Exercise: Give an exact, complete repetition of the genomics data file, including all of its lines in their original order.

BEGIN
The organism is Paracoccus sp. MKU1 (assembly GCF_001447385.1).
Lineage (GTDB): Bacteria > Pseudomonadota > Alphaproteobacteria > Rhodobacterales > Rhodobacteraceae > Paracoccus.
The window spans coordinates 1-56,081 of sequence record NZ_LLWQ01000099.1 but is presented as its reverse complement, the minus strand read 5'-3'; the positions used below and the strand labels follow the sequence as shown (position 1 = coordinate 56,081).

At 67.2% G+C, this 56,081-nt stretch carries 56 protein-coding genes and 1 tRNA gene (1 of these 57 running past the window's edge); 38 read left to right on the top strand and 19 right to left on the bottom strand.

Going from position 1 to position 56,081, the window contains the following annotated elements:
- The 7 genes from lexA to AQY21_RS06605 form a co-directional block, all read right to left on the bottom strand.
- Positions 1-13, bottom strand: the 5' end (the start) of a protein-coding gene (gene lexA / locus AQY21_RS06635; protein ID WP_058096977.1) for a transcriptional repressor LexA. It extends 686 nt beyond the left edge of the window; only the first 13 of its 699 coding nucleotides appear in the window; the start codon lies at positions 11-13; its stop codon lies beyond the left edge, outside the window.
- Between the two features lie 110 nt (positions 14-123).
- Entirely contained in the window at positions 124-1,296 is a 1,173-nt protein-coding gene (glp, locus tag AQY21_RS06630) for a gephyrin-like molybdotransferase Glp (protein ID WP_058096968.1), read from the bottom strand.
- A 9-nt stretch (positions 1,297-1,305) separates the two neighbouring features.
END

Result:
The organism is Paracoccus sp. MKU1 (assembly GCF_001447385.1).
Lineage (GTDB): Bacteria > Pseudomonadota > Alphaproteobacteria > Rhodobacterales > Rhodobacteraceae > Paracoccus.
The window spans coordinates 1-56,081 of sequence record NZ_LLWQ01000099.1 but is presented as its reverse complement, the minus strand read 5'-3'; the positions used below and the strand labels follow the sequence as shown (position 1 = coordinate 56,081).

At 67.2% G+C, this 56,081-nt stretch carries 56 protein-coding genes and 1 tRNA gene (1 of these 57 running past the window's edge); 38 read left to right on the top strand and 19 right to left on the bottom strand.

Going from position 1 to position 56,081, the window contains the following annotated elements:
- The 7 genes from lexA to AQY21_RS06605 form a co-directional block, all read right to left on the bottom strand.
- Positions 1-13, bottom strand: the 5' end (the start) of a protein-coding gene (gene lexA / locus AQY21_RS06635; protein ID WP_058096977.1) for a transcriptional repressor LexA. It extends 686 nt beyond the left edge of the window; only the first 13 of its 699 coding nucleotides appear in the window; the start codon lies at positions 11-13; its stop codon lies beyond the left edge, outside the window.
- Between the two features lie 110 nt (positions 14-123).
- Entirely contained in the window at positions 124-1,296 is a 1,173-nt protein-coding gene (glp, locus tag AQY21_RS06630) for a gephyrin-like molybdotransferase Glp (protein ID WP_058096968.1), read from the bottom strand.
- A 9-nt stretch (positions 1,297-1,305) separates the two neighbouring features.